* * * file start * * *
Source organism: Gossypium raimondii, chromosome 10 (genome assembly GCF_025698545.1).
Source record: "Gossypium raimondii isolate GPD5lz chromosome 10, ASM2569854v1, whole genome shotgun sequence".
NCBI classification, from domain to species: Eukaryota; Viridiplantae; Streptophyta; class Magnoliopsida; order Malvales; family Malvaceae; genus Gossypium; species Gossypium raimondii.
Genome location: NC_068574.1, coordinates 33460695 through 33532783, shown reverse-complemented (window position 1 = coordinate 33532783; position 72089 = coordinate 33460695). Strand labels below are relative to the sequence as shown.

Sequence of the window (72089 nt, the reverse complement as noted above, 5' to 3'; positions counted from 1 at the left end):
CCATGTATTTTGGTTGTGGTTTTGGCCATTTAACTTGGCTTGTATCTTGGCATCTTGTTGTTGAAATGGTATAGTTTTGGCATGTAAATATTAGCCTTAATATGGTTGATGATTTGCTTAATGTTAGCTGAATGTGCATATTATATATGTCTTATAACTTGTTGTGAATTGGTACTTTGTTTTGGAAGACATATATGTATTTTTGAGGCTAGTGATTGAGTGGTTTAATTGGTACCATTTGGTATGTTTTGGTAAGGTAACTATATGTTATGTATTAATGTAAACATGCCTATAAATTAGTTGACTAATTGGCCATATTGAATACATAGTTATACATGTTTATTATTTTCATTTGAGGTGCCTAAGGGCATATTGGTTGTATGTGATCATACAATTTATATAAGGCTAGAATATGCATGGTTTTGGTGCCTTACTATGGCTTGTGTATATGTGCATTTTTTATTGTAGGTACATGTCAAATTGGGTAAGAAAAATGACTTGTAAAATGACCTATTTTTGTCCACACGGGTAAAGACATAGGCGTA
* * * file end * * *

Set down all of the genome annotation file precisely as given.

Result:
Source organism: Gossypium raimondii, chromosome 10 (genome assembly GCF_025698545.1).
Source record: "Gossypium raimondii isolate GPD5lz chromosome 10, ASM2569854v1, whole genome shotgun sequence".
NCBI classification, from domain to species: Eukaryota; Viridiplantae; Streptophyta; class Magnoliopsida; order Malvales; family Malvaceae; genus Gossypium; species Gossypium raimondii.
Genome location: NC_068574.1, coordinates 33460695 through 33532783, shown reverse-complemented (window position 1 = coordinate 33532783; position 72089 = coordinate 33460695). Strand labels below are relative to the sequence as shown.

Sequence of the window (72089 nt, the reverse complement as noted above, 5' to 3'; positions counted from 1 at the left end):
CCATGTATTTTGGTTGTGGTTTTGGCCATTTAACTTGGCTTGTATCTTGGCATCTTGTTGTTGAAATGGTATAGTTTTGGCATGTAAATATTAGCCTTAATATGGTTGATGATTTGCTTAATGTTAGCTGAATGTGCATATTATATATGTCTTATAACTTGTTGTGAATTGGTACTTTGTTTTGGAAGACATATATGTATTTTTGAGGCTAGTGATTGAGTGGTTTAATTGGTACCATTTGGTATGTTTTGGTAAGGTAACTATATGTTATGTATTAATGTAAACATGCCTATAAATTAGTTGACTAATTGGCCATATTGAATACATAGTTATACATGTTTATTATTTTCATTTGAGGTGCCTAAGGGCATATTGGTTGTATGTGATCATACAATTTATATAAGGCTAGAATATGCATGGTTTTGGTGCCTTACTATGGCTTGTGTATATGTGCATTTTTTATTGTAGGTACATGTCAAATTGGGTAAGAAAAATGACTTGTAAAATGACCTATTTTTGTCCACACGGGTAAAGACATAGGCGTA